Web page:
Childhood Memories

One of my favorite childhood shots of my husband, on his birthday

I have two short quotes for you today.  One is from Amy’s Humble Musings

“Have you ever seen an old, candid snapshot of kids? The couch is all
ratty. There are brown-paneled walls in the background. The table is
covered in junk. But they’re all smiling and some of them are missing
teeth. The glimmers in their eyes blind them to the green shag carpet.
Maybe you’ve seen some of those pictures too. Good times. That’s the
stuff of life.”

The other is from Life is So Good by George Dawson and Richard Glaubman. Highlights are mine.

“Junior, what do you remember about growing up in this family?  What do you remember about your father?”

“Oh, we was always close.  He took me fishing.”

“Tell me about that.”

“Well, Daddy would wake me about four in the morning.  It was still dark then, but we would go down to the lake.  It was about two miles away; but a lot of times we would walk there.  We always caught fish too.  When he wasn’t off to work he took me everywhere, just the two of us.:”

Richard said, “That sounds nice, but there were a lot of children in your family.”

“That’s right,” Junior said.  “Thing is that Darrell, my only brother, wasn’t born till several years after me.  The girls would do things with my mother and I went with my father.  That’s how things were done then.  For me and my brother and sisters, our childhood was great.  Richard, if I could, I would give you the experience of my childhood as a gift.  It was that wonderful for me.”

“But from what I have heard, your family was very poor.  You would definitely have been below the poverty level.”

“You’re right about that.  Most of my childhood, Daddy had to work two jobs so we could get by. Still, if the Good Humor man came by after a payday, we would all of us get a nickel to get an ice cream.  I still remember the excitement with that.  We had all we needed and then some.  There was no one that told us we were poor and I guess we just didn’t know better.”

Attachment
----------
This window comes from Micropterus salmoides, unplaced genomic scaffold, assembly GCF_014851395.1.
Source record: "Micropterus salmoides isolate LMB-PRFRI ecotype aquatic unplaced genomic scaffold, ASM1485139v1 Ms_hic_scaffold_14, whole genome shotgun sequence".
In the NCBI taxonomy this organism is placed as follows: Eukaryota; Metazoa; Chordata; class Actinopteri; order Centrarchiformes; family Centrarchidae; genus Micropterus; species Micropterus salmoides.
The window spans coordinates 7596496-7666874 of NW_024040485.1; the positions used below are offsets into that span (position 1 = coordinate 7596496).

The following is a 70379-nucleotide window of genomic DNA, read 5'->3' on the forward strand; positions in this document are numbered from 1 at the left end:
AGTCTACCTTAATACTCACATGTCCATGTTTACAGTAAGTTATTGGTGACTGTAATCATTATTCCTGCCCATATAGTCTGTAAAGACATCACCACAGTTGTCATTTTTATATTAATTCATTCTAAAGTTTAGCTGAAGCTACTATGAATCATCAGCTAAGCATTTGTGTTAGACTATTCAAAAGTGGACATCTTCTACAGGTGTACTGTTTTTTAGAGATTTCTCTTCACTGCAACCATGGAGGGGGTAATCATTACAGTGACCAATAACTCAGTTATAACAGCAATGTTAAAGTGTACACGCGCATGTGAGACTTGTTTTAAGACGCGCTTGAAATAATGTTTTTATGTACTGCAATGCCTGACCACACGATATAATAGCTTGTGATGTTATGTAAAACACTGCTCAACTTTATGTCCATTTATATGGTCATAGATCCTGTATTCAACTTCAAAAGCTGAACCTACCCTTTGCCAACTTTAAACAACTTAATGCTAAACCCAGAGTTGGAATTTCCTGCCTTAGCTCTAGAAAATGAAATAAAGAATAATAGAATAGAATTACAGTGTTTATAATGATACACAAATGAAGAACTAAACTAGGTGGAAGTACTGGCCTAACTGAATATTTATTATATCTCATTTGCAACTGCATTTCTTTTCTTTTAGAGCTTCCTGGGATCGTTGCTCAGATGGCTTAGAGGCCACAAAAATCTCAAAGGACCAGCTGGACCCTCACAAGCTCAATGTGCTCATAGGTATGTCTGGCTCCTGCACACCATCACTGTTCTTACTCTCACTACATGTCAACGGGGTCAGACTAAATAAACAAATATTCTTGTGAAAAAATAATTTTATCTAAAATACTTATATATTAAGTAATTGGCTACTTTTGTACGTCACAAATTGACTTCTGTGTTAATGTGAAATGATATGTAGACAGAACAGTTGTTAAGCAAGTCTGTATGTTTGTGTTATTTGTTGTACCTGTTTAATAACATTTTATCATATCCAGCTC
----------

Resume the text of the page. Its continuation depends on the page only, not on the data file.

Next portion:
6 thoughts on “Childhood Memories

  1. “There was no one that told us we were poor and I guess we just didn’t know better.” WOW. If money solved it our headlines would look a lot different, wouldn’t they?Good reminder.Diane

  2. My Mom told me that her Dad always told them that because of their family they were wealthy people.Mom never felt poor.  They had a vegetable garden and a hog always waiting to be butchered.  Mom’s Idaho bedroom was a tent on a woodfloor ( wood which went part way up with canvas topping and a door to the path out back.

  3. That first quote sounds just like the house I grew up in. We had all that we needed, but the paneling was dark, the carpet an old harvest gold concoction, and we do have pictures of us grinning, toothless, on the ratty couch munching on popcorn–happy as larks!

  4. I have a friend from the phillipeans ( I know i slaughtered that word) but anyways she said that when she lived there they were so happy, but they had nothing, they even had to collect water when it rained with a big container on the roof so that they could have something to drink. And then she moved to America and she said that now she has all of these clothes and a nice house but  she is depressed and miserable here, she constantly longs to go back there but does not want to give up the oppertunity of living here.
    Like how most women feel, it’s not about the gift but the thought that goes with it

Comments are cinnamon on my oatmeal!

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